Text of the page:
Implications without borders
Along with fast technology developments and the dynamic of geopolitical competition, so does
grow global spending on cybersecurity. The recent global events such as pandemic and Russian
invasion in Ukraine have even more so accelerated the need to secure essential infrastractures
and protect the growing Digital Age and Industry 4.0. Protection of cyberspace is a legitimate
practice, according to legal scholars who argue that “cyber-attacks could fall under the banner of
Article 2.4 of the UN Charter according to which states ‘shall refrain in their international relations
from the threat or use of force against the territorial integrity or political independence of any state, or
in any other manner inconsistent with the Purposes of the United Nations” (European Union Institute
for Security Studies. 2017). And while there have been disagreements on countermeasures, there
is a general agreement on the need to create international norms (European Union Institute for
Security Studies. 2017). Nevertheless, cyberspace presents a complex range of characteristics that
require an equally complex approach. National states, leading technology companies, civil society,
norms and partnerships, these all factors need to be taken into account regarding cybersecurity.
To add on, cyberspace is being created by humans and thus requires both human and technical
measures to address any potential issues. Therefore diplomacy is an asset domain to global
cybersecurity and an essential input into a desirable multistakeholder approach.
An important element of cybersecurity is cooperation, as I will demonstrate below. States made a
choice to partner in cyberspace and establish fractioned coalitions based on shared visions,
benefits and strategies. The practice has proved that authoritarian countries are launching
cyberattacks against the world’s democracies, hence the importance for democratic governments
to work together – sharing information and best practices, and coordinating not just cybersecurity
protection but also defensive measures and responses. International cooperation will involve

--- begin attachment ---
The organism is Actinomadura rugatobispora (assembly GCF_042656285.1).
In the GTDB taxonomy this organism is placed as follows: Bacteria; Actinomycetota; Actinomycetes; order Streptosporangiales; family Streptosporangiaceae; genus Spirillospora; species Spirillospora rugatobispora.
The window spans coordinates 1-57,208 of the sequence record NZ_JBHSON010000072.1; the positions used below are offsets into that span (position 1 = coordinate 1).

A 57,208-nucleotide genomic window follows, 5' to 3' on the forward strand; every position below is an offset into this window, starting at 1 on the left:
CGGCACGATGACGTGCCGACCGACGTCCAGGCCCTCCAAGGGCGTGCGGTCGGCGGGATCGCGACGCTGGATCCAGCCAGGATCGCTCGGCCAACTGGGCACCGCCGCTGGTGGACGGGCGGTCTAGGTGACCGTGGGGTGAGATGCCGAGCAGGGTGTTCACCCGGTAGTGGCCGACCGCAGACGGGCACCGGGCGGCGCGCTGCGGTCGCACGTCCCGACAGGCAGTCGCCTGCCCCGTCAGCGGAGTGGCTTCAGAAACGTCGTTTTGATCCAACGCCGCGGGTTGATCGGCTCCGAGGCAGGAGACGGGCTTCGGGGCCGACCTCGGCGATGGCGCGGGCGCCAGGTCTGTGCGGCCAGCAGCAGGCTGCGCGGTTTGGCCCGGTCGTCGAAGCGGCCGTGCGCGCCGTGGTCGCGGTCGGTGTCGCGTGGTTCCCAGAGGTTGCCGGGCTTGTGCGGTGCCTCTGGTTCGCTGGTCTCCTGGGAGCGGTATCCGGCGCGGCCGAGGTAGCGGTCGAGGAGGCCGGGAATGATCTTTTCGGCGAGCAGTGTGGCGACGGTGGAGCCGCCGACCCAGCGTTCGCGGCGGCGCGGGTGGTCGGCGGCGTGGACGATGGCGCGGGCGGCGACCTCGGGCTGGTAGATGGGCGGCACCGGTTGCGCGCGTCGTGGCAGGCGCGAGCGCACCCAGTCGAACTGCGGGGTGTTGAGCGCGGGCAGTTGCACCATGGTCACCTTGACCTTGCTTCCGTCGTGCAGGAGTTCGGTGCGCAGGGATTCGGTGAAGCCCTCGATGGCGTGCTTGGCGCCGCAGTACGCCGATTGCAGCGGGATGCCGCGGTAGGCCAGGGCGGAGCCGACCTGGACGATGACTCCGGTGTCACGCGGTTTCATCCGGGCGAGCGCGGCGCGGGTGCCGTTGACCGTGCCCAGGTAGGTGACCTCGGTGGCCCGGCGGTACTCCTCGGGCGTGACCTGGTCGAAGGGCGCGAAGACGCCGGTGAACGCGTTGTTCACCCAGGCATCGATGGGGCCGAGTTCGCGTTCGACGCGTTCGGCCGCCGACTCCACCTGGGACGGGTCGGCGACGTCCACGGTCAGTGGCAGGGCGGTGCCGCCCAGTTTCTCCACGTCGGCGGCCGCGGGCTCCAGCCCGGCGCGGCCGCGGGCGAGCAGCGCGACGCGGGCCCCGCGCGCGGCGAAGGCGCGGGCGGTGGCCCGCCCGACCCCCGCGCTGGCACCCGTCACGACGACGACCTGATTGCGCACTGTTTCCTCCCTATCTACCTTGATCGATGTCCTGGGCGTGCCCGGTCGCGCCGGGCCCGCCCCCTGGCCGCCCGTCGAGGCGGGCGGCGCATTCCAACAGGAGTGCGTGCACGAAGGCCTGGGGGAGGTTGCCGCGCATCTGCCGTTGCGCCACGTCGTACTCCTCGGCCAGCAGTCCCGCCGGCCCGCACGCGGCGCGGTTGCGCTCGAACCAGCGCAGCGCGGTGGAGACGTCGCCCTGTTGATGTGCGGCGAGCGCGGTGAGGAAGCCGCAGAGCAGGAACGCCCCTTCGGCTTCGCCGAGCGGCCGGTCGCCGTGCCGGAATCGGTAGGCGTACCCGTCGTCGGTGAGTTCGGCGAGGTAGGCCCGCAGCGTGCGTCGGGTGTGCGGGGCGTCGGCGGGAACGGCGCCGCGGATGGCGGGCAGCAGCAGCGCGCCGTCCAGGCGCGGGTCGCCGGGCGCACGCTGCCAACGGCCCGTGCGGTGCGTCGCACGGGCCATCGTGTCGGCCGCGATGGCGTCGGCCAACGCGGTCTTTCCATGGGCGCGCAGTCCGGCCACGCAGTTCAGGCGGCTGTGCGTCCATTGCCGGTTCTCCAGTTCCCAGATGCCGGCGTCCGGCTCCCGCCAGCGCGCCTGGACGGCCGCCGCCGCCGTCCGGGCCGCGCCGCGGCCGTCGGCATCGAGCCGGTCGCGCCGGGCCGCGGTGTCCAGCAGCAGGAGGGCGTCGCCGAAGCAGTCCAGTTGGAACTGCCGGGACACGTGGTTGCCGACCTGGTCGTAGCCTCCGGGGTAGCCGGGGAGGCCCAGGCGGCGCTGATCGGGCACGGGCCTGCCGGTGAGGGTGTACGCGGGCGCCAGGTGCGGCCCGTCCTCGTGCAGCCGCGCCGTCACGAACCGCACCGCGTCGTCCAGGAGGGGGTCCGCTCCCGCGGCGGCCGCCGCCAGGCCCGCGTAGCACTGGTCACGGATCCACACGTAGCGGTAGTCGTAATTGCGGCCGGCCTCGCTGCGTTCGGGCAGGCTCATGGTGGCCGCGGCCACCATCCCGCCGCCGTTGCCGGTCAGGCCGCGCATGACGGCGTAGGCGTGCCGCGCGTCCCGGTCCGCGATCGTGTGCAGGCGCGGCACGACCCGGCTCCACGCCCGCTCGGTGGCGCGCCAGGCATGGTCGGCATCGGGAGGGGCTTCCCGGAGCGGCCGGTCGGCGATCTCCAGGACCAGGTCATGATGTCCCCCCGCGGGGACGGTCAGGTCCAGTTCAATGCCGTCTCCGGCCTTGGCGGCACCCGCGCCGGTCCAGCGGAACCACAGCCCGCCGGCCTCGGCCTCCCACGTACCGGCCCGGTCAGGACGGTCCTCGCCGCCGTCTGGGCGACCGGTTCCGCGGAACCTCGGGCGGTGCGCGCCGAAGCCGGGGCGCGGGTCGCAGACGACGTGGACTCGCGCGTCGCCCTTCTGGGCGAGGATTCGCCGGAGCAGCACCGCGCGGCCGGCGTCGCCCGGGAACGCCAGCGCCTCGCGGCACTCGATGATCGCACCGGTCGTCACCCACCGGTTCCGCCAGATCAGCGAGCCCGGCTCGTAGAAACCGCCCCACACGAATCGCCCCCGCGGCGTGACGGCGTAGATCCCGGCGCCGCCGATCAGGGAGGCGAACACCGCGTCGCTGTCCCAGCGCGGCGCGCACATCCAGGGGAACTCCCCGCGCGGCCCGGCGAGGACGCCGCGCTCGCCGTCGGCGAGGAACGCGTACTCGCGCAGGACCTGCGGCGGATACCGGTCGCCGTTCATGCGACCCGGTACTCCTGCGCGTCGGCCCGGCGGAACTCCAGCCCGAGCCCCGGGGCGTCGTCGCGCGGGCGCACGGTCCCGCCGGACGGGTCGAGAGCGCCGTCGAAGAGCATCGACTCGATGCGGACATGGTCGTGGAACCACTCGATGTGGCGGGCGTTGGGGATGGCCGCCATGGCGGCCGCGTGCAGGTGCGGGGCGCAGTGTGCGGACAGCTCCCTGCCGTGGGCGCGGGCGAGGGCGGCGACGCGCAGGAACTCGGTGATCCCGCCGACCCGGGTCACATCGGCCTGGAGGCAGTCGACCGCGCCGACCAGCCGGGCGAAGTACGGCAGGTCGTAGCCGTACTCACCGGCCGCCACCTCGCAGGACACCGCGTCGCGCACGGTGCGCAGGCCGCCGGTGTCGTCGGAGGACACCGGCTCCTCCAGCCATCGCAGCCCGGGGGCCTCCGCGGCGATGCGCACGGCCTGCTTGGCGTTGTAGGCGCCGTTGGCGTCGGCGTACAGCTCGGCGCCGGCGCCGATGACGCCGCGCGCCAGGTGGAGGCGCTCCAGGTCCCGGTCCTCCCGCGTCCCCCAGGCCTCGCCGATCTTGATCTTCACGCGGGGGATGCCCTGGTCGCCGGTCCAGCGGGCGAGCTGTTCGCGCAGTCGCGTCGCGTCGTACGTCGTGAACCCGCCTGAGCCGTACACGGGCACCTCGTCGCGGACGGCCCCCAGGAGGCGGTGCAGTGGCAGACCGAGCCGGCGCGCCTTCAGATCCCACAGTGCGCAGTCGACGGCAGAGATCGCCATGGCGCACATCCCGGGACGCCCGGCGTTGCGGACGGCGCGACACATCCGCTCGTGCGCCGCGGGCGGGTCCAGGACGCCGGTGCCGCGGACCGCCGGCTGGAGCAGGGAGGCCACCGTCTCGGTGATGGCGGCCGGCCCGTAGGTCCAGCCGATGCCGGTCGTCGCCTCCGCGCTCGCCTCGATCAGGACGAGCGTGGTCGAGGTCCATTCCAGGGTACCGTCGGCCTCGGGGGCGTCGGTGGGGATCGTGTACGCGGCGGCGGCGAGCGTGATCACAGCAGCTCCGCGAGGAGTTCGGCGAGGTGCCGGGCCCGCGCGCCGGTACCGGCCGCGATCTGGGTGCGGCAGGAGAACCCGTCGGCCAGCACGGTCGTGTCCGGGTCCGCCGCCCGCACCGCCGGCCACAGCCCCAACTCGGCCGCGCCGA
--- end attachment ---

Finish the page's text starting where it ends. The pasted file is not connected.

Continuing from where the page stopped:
measures to secure national interests. Currently, there is however a lack of understanding
observed regarding the national positions on cybersecurity and international law. Not much is
known about the positions of countries (UN OEWG In 2022 – DW Observatory n.d.). The portfolio of a cyber diplomat has therefore a broad agenda and should not be underestimated.
Partnerships to protect
Building cyber capacities is often both a push and a benefit from cooperation, gaining global
prosperity in the digital environment through an investment, along with being a countermeasure
to regular cyber attacks. The USA, China and Australia are familiar with such international practice,
which for the EU in particular became one of its top priorities (Tikk and Kerttunen 2020). Israel
extends its reach and scale of cyber expertise through partnerships with France, Singapore, the
UAE, the UK and the USA. Having established Unit 8200, a unit specifically dedicated to creative
experimentation, Israel engages the civilian technology sector in those partnerships as well
(Blessing and Austin n.d.).
Japan and Australia defined three main challenges during their 2019 Cyber Policy Dialogue:
emerging great power competition, transnational cyber threats and a lack of progress in global
governance. The two states expressed a shared commitment in advancing cooperation to
maintain multilateral consensus in cyberspace (Manantan, 2021). In 2019, Indonesia engaged in
ASEAN-Japan Cyber Online Exercise program. The program demonstrates a collaboration
between the states pursuing incident handling, capacity building, information sharing, building
information security awareness and building information security of each ASEAN member country
and Japan (Manantan, 2021). Through cyber diplomacy, Australia has brokered a series of bilateral
partnerships based on cyber Memoranda of Understanding, resulting in agreements with India
(2020), Indonesia (2018), Papua New Guinea (2018), Singapore (2020), and Thailand (2019), all of
which include capacity-building and information-sharing elements (EU Cyber Direct n.d.).
African Union (AU) Convention on Cyber Security and Personal Data was adopted in 2014 by the